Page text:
Products and Publications
Annotated Bibliography of Respite and Crisis Care Studies, 3rd Edition, 2014, click here
Volunteer Respite Manual: Creating Valuable Options for Family Caregivers, 2012, click here
Federal Funding and Support Opportunities for Respite, 2012, click here
National Respite Guidelines, 2011, click here
Participant-Directed Respite Guidebook, 2011, click here
2014 Compendium of State Respite Coalition Fact Sheets, click here
Home and Community-Based 1915(c) Medicaid Waivers for Respite Support: State-by-State Tables, 2011, (Select States updated August 2012) click here
State Funding Streams for Respite Across the Lifespan, 2013 Update, click here
New Fact Sheets, click here.
You can order ARCH products online at the ARCH Store or by mail (see below). Most fact sheets and guidebooks can be printed from your browser free of charge. Scroll down for current products. You can also download a catalogue of ARCH Products and Publications.
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Ordering by mail:
All other orders must be prepaid by check or purchase order. A shipping and handling fee of $6.00 applies to all orders totaling $15 or more within the U.S. Larger orders may incur added shipping charges. (Send e-mail for foreign postage charges). Shipping charges are noted on some of the items below. If you request ten or more free items, please include $2.00 shipping and handling. NC residents, add 7% sales tax.
Send orders to
ARCH National Respite Network
800 Eastowne Drive, Suite 105, Chapel Hill, NC 27514
Faxed orders to (919) 490-4905
E-mail orders to
Volunteer Respite Manual: Creating
Valuable Options for Family Caregivers
Developed by Easters Seals and ARCH
Released February 2012
This manual draws on years of experience with volunteer services of National Easter Seals and its affiliates and of many ARCH member respite programs and services. Much of the groundwork for developing the manual was laid out in the ARCH National Respite Network and Resource Center's Fact Sheet Number 18: Volunteer Respite: Valuable Resources.
Topics covered include: program planning and operations; volunteer recruitment, training and management; evaluation guidance; suggested policies and procedures; liability and insurance; and marketing. Specific training curricula are not included but suggested content for training and orientation, as well as many training resources are included.
The purpose of this step-by-step manual is to help community-based programs assess their individual needs, plan and implement volunteer respite programs, and assist state Lifespan Respite programs as they address the requirements in the Lifespan Respite Care Act to build respite capacity through volunteer training and recruitment.
Interspersed throughout the document are text boxes with additional resources for reading further on that topic, highlights of National Volunteer Respite Initiatives, and examples of local volunteer respite programs. It is our hope that as state Lifespan Respite programs develop statewide systems of coordinated and accessible respite services, they will use this guide to help them directly or through their subcontracts with faith- or community-based organizations to pursue respite expansion by using volunteers in an array of respite care options for families.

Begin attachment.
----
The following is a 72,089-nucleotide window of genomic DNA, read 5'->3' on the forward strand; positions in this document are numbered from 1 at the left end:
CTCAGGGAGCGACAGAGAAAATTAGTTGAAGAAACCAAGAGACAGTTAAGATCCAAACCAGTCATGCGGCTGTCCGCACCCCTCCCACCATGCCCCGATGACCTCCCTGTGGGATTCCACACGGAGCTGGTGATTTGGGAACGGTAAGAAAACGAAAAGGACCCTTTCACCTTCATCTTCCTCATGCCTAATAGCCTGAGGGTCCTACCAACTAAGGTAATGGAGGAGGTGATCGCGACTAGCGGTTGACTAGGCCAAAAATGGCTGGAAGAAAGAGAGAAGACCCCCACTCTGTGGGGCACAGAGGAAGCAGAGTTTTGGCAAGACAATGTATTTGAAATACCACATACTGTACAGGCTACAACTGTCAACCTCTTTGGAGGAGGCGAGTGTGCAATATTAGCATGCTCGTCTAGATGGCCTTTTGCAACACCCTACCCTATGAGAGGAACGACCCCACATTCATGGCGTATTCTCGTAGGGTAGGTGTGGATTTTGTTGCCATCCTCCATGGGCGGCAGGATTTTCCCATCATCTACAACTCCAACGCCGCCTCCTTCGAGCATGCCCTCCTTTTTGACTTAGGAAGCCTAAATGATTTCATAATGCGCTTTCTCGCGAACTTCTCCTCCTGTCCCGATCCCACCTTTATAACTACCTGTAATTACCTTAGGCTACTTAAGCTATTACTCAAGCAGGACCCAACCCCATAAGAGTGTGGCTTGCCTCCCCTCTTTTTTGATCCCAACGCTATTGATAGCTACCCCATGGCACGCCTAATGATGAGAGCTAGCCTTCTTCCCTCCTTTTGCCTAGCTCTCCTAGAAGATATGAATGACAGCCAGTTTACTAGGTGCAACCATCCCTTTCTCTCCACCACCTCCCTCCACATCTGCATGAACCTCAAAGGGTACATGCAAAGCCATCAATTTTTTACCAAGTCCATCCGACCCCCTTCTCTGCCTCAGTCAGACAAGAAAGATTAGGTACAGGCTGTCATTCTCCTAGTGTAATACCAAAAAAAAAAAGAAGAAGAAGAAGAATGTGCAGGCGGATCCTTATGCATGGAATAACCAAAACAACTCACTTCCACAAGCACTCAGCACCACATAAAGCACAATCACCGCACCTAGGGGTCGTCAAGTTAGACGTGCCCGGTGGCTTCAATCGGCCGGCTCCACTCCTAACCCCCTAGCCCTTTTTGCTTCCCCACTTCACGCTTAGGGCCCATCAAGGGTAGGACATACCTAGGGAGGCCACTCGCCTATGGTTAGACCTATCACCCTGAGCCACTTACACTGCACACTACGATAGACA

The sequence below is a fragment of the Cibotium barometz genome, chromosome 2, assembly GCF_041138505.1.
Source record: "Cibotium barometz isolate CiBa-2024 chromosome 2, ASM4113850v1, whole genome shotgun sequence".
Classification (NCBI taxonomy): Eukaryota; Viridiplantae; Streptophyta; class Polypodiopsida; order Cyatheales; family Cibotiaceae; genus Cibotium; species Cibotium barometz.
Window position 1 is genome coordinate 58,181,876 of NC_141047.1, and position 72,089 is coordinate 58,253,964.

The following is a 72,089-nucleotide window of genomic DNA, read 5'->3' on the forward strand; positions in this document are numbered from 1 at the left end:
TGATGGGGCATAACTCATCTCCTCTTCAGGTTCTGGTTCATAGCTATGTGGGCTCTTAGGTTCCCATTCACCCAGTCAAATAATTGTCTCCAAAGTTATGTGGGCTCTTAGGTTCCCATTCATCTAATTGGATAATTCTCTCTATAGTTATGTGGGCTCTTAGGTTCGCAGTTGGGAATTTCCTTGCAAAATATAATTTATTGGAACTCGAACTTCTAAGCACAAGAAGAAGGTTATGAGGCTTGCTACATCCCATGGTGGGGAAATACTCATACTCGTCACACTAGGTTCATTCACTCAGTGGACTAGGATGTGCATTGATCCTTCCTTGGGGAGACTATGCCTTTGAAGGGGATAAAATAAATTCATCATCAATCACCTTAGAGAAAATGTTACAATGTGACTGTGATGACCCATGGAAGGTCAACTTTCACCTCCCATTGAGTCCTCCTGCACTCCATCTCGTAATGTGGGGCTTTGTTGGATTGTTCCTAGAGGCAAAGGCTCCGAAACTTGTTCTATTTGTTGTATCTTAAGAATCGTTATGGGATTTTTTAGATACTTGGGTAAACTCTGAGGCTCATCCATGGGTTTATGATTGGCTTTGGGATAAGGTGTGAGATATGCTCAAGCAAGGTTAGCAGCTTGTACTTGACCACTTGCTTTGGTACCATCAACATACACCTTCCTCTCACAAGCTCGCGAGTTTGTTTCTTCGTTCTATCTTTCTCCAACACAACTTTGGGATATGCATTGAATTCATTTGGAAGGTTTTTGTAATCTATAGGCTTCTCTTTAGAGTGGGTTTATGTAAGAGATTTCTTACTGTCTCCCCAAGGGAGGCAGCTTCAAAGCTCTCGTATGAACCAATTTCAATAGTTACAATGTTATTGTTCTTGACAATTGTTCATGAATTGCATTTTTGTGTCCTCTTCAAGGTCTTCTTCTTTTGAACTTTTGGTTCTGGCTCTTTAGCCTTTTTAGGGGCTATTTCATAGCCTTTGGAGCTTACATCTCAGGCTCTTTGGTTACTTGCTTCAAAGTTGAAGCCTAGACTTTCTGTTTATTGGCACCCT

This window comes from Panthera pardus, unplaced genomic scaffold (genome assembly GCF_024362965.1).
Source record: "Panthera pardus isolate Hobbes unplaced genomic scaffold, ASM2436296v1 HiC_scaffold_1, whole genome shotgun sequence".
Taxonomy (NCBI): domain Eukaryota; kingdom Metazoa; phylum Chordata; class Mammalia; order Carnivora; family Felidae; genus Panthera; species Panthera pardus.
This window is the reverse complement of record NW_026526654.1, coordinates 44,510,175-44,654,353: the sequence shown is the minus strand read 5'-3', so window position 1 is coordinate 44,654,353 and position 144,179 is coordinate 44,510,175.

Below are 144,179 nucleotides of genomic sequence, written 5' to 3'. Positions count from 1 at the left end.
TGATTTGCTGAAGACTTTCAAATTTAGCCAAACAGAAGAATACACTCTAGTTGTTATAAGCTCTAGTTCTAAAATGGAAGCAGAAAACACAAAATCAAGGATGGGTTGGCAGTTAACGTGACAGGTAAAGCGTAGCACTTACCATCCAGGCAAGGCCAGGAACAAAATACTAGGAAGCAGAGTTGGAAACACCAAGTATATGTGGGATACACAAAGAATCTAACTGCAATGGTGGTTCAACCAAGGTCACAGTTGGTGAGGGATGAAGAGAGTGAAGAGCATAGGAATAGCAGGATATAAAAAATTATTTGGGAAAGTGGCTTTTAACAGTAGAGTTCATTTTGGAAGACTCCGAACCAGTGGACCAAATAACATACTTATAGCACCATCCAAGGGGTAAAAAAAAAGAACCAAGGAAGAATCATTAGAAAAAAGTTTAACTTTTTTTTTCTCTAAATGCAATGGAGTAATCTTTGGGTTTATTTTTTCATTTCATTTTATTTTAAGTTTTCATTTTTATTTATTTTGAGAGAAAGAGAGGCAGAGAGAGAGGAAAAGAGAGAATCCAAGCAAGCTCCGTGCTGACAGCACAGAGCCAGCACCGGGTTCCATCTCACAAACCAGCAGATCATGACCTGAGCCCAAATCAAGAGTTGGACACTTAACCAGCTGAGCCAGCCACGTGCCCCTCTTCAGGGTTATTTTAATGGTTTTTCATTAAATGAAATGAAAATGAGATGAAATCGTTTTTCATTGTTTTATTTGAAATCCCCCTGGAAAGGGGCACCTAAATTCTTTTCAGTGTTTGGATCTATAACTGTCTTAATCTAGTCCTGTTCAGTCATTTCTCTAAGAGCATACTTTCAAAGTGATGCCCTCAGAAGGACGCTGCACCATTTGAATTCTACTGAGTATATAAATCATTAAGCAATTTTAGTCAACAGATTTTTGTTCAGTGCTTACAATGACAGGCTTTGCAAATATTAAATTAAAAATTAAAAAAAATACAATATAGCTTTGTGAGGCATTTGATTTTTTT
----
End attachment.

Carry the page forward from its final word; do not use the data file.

To view or download the manual (pdf), click here.
A limited number of hard copies are available at no charge. Contact
Federal Funding and Support Opportunities for Respite: Building Blocks for Lifespan Respite Systems, 2012
Authors: Susan Dougherty and Jill Kagan
This guide details basic information about each of the federal programs that provide or could potentially provide respite funding or support. It is meant to be used by state Lifespan Respite Care Programs and their partners to help identify the funding sources that could be the building blocks for the stateâ€™s Lifespan Respite systems; could help serve the underserved; could help build respite capacity and quality and help recruit and retain respite workers; and would identify the individuals who administer these funds for future collaboration and partnerships. This guide can also be useful to community- and faith-based programs and other local public and private entities that are looking for potential sources of funding to help build new respite programs or expand or sustain current efforts to fund training opportunities for respite providers or to enhance quality in other ways. It can also be useful to family caregivers or those who assist them in helping to identify sources of funding that could be used to pay for respite. Having numerous potential funding sources for respite certainly does not suggest that funding is even close to sufficient to meet the need, but it does suggest the need to coordinate such efforts to maximize their benefits.
Click here for complete report (pdf) or by section.
Participant - Directed Respite Guidebook, October 2011
Developed by the National Resource Center for Participant-Directed Services (NRCPDS) for the ARCH National Respite Network and Resource Center.
Authors: Suzanne Crisp, Elizabeth Maguire, Isaac Selkow, and Erin Singer at NRCPDS.
The guidebook is offered as a resource for programs, including State Lifespan Respite Programs, that provide respite and are interested in developing and implementing participant-directed respite, especially through voucher programs. Included are: overview materials that provide content information regarding participant direction, examples from two states that currently implement participant-directed respite programs using a voucher system, important tax and financial information, and resources for additional materials.